Nissan are using highly skilled professionals in a variety of disciplines to help design the autonomous vehicles of the future, including automobile and software engineers, experts on sensor technology and artificial intelligence (AI), computer scientists, production specialists, electronics specialists and an anthropologist.
Melissa Cefkin, principal scientist and design anthropologist at the Nissan Research Center in Silicon Valley, California, ?is playing a key role in developing the company’s next generation autonomous vehicle by analyzing human driving interactions to ensure it is prepared to be a ‘good citizen’ on the road.
Representing a decidedly modern branch in the field of autonomous vehicle research and development, Cefkin is a corporate and design anthropologist, and specializes in ethnography, the systematic study of people and cultures, which in this case is conducted from the point of view of the subject, the autonomous vehicles.
Cefkin and the other members of her team are focused on the third milestone in Nissan’s autonomous vehicle program: ?the development of the vehicle’s capability to navigate city driving and intersections without driver intervention. This system is expected to be introduced in 2020, following the release in July 2016 of the first of Nissan’s autonomous drive technologies, ProPILOT, which is an autonomous drive technology designed for highway use in single-lane traffic. ProPILOT has a ‘multiple-lane’ application that can autonomously negotiate hazards and change lanes during highway driving due in 2018.
When Cefkin joined Nissan in March 2015, she and her team immediately began documenting not just interactions in the city involving drivers, but also those between vehicles and pedestrians, cyclists and road features.
“Car technology is continuing to evolve and change,” Cefkin explained. “Now we’re adding this autonomous dimension to it that will bring around further changes in society, all the way down to the everyday way in which we interact and behave on the road. That means taking a fresh look at how humans interact with a deeply and profoundly cultural object, the automobile, and gaining insights into how new technologies might interpret or act on those behaviors.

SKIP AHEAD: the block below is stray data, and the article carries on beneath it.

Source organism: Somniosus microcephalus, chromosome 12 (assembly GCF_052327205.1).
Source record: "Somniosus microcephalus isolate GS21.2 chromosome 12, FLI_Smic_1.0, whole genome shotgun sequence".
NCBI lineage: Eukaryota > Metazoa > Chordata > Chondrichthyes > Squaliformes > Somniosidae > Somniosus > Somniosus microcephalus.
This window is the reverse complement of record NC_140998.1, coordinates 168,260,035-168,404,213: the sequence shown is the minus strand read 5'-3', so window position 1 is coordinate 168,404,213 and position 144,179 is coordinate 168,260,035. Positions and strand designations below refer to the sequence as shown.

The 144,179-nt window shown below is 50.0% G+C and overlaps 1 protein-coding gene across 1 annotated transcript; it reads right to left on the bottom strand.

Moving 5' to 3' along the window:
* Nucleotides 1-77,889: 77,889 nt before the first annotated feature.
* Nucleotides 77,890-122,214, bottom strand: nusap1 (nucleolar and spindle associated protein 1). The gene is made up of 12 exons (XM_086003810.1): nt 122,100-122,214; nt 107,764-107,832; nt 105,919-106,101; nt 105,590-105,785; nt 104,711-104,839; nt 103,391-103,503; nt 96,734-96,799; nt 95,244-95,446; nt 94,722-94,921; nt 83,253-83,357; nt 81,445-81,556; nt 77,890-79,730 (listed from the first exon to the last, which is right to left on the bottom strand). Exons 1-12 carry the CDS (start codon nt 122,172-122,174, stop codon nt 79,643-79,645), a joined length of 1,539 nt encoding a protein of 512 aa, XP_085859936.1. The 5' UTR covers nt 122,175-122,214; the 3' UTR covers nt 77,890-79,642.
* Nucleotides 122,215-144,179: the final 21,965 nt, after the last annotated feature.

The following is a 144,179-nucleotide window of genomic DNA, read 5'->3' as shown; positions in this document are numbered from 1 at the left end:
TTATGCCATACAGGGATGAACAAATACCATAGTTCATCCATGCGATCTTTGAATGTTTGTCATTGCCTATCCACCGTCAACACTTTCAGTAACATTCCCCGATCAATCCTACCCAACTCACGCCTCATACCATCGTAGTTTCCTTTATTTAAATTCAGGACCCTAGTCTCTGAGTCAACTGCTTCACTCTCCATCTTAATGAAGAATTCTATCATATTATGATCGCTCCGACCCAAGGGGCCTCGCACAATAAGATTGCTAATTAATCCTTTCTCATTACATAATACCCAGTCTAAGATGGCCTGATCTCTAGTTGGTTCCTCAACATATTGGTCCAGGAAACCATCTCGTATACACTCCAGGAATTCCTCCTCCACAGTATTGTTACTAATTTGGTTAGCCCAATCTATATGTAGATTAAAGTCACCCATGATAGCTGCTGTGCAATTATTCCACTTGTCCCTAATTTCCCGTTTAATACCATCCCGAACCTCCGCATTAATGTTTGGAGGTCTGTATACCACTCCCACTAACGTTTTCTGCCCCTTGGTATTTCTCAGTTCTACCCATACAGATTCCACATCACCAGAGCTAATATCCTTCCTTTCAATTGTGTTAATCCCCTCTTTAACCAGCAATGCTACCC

“We’re trying to distill out of our work some key lessons for what an autonomous vehicle will need to know, what it perceives in the world, and then how it can make sense, make judgments and behave itself, to be able to interact effectively in those different systems.”
Cefkin cited four-way intersections with stop signs as “a problematic and incredibly interesting situation we have examined closely” and said that what happens at a four-way stop intersection is open to interpretation: “I’m supposed to stop, but once I’ve stopped, it doesn’t tell me when to go again, so that’s up to me to figure out. We’re exploring how to communicate what the vehicle is doing, like stopping, waiting, yielding, about to go, going, in a way that would be interpreted in the same way by everyone. We are working at the heart, the guts of the core technology, and bringing insights and the kind of understanding that we have about human practices and human experience right into the fundamental design of the system.”